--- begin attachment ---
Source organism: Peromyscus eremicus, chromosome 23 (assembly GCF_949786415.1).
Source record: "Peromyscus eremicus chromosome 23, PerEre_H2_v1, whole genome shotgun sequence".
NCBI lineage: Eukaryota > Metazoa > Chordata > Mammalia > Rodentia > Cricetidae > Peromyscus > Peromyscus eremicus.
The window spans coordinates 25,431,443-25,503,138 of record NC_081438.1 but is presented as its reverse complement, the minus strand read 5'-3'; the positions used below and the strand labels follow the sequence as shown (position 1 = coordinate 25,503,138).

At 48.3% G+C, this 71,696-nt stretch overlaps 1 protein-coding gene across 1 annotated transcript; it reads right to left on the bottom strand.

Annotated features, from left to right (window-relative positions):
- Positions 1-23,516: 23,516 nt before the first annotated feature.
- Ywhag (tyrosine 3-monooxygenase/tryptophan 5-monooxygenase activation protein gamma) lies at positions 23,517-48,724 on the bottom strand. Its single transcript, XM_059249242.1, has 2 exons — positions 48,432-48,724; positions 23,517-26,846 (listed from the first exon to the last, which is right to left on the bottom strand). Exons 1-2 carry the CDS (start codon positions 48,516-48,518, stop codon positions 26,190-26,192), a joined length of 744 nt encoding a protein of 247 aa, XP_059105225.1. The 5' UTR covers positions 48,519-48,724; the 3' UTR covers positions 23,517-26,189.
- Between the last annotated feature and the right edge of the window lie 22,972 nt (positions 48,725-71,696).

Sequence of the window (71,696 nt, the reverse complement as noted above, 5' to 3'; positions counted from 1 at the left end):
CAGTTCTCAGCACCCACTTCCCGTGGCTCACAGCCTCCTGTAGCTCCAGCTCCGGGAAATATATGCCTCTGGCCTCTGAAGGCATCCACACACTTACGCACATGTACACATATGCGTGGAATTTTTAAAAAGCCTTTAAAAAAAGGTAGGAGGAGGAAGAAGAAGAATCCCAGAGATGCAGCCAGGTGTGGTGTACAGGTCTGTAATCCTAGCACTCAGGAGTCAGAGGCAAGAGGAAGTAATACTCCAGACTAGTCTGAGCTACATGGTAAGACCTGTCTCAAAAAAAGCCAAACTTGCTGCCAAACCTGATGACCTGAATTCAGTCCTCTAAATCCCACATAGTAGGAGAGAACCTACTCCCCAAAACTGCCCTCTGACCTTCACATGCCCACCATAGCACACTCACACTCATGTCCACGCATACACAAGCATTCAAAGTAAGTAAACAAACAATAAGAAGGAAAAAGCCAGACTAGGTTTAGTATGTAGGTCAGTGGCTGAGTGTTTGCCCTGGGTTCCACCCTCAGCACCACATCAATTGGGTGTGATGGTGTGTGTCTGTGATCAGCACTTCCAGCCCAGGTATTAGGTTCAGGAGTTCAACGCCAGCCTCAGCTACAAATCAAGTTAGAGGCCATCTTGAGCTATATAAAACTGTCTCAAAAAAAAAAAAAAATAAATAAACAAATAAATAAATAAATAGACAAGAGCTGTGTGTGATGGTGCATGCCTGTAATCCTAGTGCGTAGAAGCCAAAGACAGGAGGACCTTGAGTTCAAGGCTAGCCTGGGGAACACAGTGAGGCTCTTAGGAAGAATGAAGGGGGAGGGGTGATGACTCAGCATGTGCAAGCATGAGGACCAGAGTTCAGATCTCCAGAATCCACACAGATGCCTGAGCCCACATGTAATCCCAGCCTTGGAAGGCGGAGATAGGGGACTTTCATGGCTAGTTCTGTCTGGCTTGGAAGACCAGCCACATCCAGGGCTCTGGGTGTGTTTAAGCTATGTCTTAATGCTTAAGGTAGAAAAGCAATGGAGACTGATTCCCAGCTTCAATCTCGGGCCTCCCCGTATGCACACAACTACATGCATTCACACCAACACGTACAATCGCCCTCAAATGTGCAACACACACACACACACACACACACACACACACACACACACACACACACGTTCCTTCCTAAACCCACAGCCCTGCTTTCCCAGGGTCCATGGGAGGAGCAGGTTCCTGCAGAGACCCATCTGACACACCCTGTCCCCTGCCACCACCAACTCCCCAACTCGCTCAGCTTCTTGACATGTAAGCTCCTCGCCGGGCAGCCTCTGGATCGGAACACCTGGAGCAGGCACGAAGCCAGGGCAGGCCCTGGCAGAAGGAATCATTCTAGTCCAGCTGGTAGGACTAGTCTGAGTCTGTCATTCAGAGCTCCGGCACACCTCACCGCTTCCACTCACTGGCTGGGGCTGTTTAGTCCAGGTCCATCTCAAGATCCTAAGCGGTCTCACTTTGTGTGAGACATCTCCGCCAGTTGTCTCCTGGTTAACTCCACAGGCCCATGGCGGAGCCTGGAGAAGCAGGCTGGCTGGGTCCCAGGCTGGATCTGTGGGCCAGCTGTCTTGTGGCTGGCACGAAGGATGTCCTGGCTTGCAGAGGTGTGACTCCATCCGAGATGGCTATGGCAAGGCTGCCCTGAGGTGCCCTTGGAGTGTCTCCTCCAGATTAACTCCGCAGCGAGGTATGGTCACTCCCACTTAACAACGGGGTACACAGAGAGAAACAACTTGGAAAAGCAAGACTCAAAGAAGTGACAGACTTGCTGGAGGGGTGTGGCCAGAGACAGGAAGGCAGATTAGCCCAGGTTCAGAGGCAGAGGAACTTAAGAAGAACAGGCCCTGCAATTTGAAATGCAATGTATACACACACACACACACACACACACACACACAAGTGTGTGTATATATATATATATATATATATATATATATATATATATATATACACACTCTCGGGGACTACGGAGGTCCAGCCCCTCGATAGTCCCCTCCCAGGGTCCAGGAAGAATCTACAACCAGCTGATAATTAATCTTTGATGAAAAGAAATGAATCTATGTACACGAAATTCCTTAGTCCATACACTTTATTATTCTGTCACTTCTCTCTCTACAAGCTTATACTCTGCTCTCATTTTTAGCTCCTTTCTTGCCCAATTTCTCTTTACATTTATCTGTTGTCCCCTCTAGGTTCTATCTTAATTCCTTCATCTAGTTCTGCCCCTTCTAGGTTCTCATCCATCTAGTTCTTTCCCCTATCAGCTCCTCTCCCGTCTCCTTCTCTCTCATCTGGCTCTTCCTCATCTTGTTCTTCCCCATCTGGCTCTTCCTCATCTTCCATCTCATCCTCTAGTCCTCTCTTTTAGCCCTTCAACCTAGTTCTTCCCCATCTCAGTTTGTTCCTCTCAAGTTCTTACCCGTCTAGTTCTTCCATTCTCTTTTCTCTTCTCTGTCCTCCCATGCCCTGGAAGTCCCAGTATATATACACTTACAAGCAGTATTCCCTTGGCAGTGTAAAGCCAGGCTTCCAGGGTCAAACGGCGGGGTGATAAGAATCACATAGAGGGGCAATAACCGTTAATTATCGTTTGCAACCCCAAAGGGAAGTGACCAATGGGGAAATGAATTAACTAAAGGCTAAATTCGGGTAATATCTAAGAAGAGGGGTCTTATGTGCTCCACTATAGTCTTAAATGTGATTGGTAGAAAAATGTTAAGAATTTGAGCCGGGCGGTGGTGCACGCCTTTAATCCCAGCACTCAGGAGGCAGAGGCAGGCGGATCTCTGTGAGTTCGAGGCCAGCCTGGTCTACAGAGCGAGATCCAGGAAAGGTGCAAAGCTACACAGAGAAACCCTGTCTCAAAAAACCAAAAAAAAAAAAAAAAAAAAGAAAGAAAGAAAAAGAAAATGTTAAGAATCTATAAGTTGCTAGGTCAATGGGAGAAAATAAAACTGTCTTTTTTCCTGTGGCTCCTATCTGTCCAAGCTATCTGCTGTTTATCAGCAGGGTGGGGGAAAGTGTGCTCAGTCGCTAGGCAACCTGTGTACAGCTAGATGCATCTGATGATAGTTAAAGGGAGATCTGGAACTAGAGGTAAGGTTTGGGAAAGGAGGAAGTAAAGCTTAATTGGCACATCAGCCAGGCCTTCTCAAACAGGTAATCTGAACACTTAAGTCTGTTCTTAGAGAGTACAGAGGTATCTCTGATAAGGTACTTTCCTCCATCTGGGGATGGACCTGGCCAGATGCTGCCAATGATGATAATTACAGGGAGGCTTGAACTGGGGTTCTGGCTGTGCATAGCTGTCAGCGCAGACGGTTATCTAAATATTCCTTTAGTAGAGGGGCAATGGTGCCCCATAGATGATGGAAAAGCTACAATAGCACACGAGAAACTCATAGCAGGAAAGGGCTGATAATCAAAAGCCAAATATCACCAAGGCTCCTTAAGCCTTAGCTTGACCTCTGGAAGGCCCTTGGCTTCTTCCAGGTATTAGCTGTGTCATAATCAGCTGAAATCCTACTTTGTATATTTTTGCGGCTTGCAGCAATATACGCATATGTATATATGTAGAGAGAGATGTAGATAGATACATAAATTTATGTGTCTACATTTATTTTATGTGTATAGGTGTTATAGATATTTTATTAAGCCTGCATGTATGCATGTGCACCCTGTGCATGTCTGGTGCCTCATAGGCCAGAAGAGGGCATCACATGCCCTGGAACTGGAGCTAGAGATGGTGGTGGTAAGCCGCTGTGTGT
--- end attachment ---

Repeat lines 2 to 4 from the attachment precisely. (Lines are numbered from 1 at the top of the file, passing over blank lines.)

Source record: "Peromyscus eremicus chromosome 23, PerEre_H2_v1, whole genome shotgun sequence".
NCBI lineage: Eukaryota > Metazoa > Chordata > Mammalia > Rodentia > Cricetidae > Peromyscus > Peromyscus eremicus.
The window spans coordinates 25,431,443-25,503,138 of record NC_081438.1 but is presented as its reverse complement, the minus strand read 5'-3'; the positions used below and the strand labels follow the sequence as shown (position 1 = coordinate 25,503,138).